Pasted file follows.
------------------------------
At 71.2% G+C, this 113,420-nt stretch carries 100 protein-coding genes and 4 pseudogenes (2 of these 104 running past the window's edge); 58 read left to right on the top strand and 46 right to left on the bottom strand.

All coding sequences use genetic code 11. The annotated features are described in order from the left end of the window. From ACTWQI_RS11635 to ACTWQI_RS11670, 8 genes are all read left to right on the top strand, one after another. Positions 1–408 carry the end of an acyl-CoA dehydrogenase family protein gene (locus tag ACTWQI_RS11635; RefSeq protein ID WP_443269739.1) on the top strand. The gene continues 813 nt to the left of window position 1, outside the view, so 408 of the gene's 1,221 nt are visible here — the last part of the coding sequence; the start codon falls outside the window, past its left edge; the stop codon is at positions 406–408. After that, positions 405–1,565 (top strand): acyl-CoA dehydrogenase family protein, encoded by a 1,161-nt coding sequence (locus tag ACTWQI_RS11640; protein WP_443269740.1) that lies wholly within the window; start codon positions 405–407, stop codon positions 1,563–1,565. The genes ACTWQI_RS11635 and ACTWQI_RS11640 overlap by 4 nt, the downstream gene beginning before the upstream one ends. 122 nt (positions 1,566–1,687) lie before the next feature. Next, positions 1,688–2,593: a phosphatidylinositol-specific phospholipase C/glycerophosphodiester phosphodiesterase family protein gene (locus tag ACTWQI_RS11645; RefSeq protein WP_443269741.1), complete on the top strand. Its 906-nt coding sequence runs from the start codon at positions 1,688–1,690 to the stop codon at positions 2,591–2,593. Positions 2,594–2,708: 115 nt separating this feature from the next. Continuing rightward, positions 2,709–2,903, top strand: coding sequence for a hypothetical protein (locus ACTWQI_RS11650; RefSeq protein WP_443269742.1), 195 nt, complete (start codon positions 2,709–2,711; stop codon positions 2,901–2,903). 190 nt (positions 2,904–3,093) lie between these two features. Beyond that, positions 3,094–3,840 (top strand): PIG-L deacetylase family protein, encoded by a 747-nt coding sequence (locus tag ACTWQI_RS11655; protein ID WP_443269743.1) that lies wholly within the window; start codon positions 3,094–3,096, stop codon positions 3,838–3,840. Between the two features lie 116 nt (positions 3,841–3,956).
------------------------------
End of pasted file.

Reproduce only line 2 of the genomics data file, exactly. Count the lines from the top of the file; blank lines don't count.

All coding sequences use genetic code 11. The annotated features are described in order from the left end of the window. From ACTWQI_RS11635 to ACTWQI_RS11670, 8 genes are all read left to right on the top strand, one after another. Positions 1–408 carry the end of an acyl-CoA dehydrogenase family protein gene (locus tag ACTWQI_RS11635; RefSeq protein ID WP_443269739.1) on the top strand. The gene continues 813 nt to the left of window position 1, outside the view, so 408 of the gene's 1,221 nt are visible here — the last part of the coding sequence; the start codon falls outside the window, past its left edge; the stop codon is at positions 406–408. After that, positions 405–1,565 (top strand): acyl-CoA dehydrogenase family protein, encoded by a 1,161-nt coding sequence (locus tag ACTWQI_RS11640; protein WP_443269740.1) that lies wholly within the window; start codon positions 405–407, stop codon positions 1,563–1,565. The genes ACTWQI_RS11635 and ACTWQI_RS11640 overlap by 4 nt, the downstream gene beginning before the upstream one ends. 122 nt (positions 1,566–1,687) lie before the next feature. Next, positions 1,688–2,593: a phosphatidylinositol-specific phospholipase C/glycerophosphodiester phosphodiesterase family protein gene (locus tag ACTWQI_RS11645; RefSeq protein WP_443269741.1), complete on the top strand. Its 906-nt coding sequence runs from the start codon at positions 1,688–1,690 to the stop codon at positions 2,591–2,593. Positions 2,594–2,708: 115 nt separating this feature from the next. Continuing rightward, positions 2,709–2,903, top strand: coding sequence for a hypothetical protein (locus ACTWQI_RS11650; RefSeq protein WP_443269742.1), 195 nt, complete (start codon positions 2,709–2,711; stop codon positions 2,901–2,903). 190 nt (positions 2,904–3,093) lie between these two features. Beyond that, positions 3,094–3,840 (top strand): PIG-L deacetylase family protein, encoded by a 747-nt coding sequence (locus tag ACTWQI_RS11655; protein ID WP_443269743.1) that lies wholly within the window; start codon positions 3,094–3,096, stop codon positions 3,838–3,840. Between the two features lie 116 nt (positions 3,841–3,956).